The conflicts of the future will be hybrid and in the information domain. As one of the main goals of hybrid warfare is to influence the citizens, the existence of the Internet and social media represent a suitable platform for spreading polarizing, misleading and negative narratives. Disinformation and fake news are shared through Internet-enabled propaganda, which became one of the methods of hybrid warfare.
This workshop provides insights into different types of hybrid threats, open source intelligence and other intelligence types, how media literacy and media consumption is relevant and what to watch out for in the current times.
The Media Mining System is a platform designed for media monitoring, analysis and data-driven decision making by extracting and analyzing multilingual information from open sources, such as TV, radio, blogs, social media, etc., in real time. This webinar also provides the participants with an overview of the system’s features, which enable users to investigate stories, first source of any news, social media topics and much more, making it possible to navigate the vast amount of information and to identify and counter disinformation.
Introduction - What is Hybrid warfare and how can OSINT help?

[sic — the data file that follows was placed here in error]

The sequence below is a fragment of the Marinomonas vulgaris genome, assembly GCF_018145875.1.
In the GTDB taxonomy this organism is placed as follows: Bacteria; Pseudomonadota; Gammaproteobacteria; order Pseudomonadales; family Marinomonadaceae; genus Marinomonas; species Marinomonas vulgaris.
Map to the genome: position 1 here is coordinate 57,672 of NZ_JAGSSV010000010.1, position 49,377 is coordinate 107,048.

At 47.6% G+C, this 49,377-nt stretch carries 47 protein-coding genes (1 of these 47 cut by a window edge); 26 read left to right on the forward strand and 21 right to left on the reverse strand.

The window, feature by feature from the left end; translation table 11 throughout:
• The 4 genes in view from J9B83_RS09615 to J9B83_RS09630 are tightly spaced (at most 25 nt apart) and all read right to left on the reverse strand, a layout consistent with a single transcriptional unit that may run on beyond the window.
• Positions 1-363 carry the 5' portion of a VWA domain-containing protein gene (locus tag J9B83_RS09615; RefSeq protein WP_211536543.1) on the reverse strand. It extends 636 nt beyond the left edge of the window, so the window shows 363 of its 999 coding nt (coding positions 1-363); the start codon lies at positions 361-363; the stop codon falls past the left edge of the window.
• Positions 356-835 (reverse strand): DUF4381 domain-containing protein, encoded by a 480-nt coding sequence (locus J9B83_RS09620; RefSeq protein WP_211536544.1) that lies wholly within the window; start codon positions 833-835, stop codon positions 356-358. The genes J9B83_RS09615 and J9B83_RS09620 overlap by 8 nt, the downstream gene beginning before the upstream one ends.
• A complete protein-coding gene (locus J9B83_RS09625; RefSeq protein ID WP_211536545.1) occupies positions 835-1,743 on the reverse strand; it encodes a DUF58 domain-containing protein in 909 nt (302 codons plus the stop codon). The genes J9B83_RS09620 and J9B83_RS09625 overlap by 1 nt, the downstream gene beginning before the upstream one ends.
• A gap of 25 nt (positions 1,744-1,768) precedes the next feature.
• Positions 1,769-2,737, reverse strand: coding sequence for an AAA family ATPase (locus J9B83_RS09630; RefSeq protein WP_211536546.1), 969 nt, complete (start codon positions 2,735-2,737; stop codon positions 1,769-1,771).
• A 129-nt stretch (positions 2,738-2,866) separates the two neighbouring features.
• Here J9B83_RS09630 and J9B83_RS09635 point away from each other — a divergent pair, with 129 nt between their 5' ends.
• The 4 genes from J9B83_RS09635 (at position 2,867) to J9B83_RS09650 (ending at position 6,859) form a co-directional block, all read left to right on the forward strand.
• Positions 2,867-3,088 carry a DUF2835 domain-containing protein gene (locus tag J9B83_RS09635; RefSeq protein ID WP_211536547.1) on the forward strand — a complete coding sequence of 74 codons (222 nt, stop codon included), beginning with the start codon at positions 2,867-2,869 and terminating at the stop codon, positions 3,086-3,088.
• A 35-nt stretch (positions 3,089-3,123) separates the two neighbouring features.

Hybrid warfare can be defined as a strategy employing political warfare and blending conventional, irregular and cyberwarfare with other influencing methods, such as Fake News or disinformation efforts, foreign electoral intervention or political disruption, diplomacy, etc. Mark noted that it also represents an attempt to stay as much away from conventional warfare as possible.
Open source intelligence consists of data collected from publicly available sources to be used in an intelligence context. This could be data from TV, radio, websites, the open part of social media, newspapers or any other media that are accessible to everyone. The other intelligence types are HUMINT (Human Intelligence), IMINT (Imagery Intelligence), SIGINT (Signals Intelligence) and GEOINT (Geospatial Intelligence).
By employing hybrid warfare tactics actors create disruptions or reduce the capability of the adversary. The kinetic warfare representing military action is reduced, so the disruptions are done through a variety of different means. This could be done by, for instance, employing war from an economic perspective. This would force the country into financial difficulty, thus inducing social hardship on the population possibly even leading to starvation in some segments of citizenship. However, it can also be as simple as just disrupting certain industries. There is also a war from a societal perspective that happens when an actor increases polarization, where a specific base would amplify a certain narrative. Another component of hybrid warfare is a war from a cyber perspective including the capability of disrupting critical infrastructure, such as electricity, logistics chains, banking sector, etc., or it can also be the classical hacking in the sense of attacking governmental systems directly.